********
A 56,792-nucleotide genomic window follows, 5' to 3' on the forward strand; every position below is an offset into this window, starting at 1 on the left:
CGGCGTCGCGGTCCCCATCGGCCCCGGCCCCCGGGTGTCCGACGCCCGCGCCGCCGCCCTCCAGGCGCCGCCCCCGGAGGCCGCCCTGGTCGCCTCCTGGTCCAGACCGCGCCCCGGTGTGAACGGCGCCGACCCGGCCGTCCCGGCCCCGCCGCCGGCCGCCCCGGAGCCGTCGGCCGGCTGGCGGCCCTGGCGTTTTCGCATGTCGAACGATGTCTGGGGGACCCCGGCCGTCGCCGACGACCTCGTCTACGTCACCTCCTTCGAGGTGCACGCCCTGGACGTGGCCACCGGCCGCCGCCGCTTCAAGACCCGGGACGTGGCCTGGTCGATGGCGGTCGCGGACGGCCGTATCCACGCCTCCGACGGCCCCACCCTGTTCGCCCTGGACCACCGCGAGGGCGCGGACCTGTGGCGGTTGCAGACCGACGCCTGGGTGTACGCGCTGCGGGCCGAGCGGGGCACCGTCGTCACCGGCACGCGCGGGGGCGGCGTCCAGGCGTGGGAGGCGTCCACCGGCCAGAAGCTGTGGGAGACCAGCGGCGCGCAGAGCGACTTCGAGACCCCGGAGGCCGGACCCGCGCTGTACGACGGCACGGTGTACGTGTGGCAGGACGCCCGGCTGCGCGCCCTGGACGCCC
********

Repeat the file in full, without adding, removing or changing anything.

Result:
A 56,792-nucleotide genomic window follows, 5' to 3' on the forward strand; every position below is an offset into this window, starting at 1 on the left:
CGGCGTCGCGGTCCCCATCGGCCCCGGCCCCCGGGTGTCCGACGCCCGCGCCGCCGCCCTCCAGGCGCCGCCCCCGGAGGCCGCCCTGGTCGCCTCCTGGTCCAGACCGCGCCCCGGTGTGAACGGCGCCGACCCGGCCGTCCCGGCCCCGCCGCCGGCCGCCCCGGAGCCGTCGGCCGGCTGGCGGCCCTGGCGTTTTCGCATGTCGAACGATGTCTGGGGGACCCCGGCCGTCGCCGACGACCTCGTCTACGTCACCTCCTTCGAGGTGCACGCCCTGGACGTGGCCACCGGCCGCCGCCGCTTCAAGACCCGGGACGTGGCCTGGTCGATGGCGGTCGCGGACGGCCGTATCCACGCCTCCGACGGCCCCACCCTGTTCGCCCTGGACCACCGCGAGGGCGCGGACCTGTGGCGGTTGCAGACCGACGCCTGGGTGTACGCGCTGCGGGCCGAGCGGGGCACCGTCGTCACCGGCACGCGCGGGGGCGGCGTCCAGGCGTGGGAGGCGTCCACCGGCCAGAAGCTGTGGGAGACCAGCGGCGCGCAGAGCGACTTCGAGACCCCGGAGGCCGGACCCGCGCTGTACGACGGCACGGTGTACGTGTGGCAGGACGCCCGGCTGCGCGCCCTGGACGCCC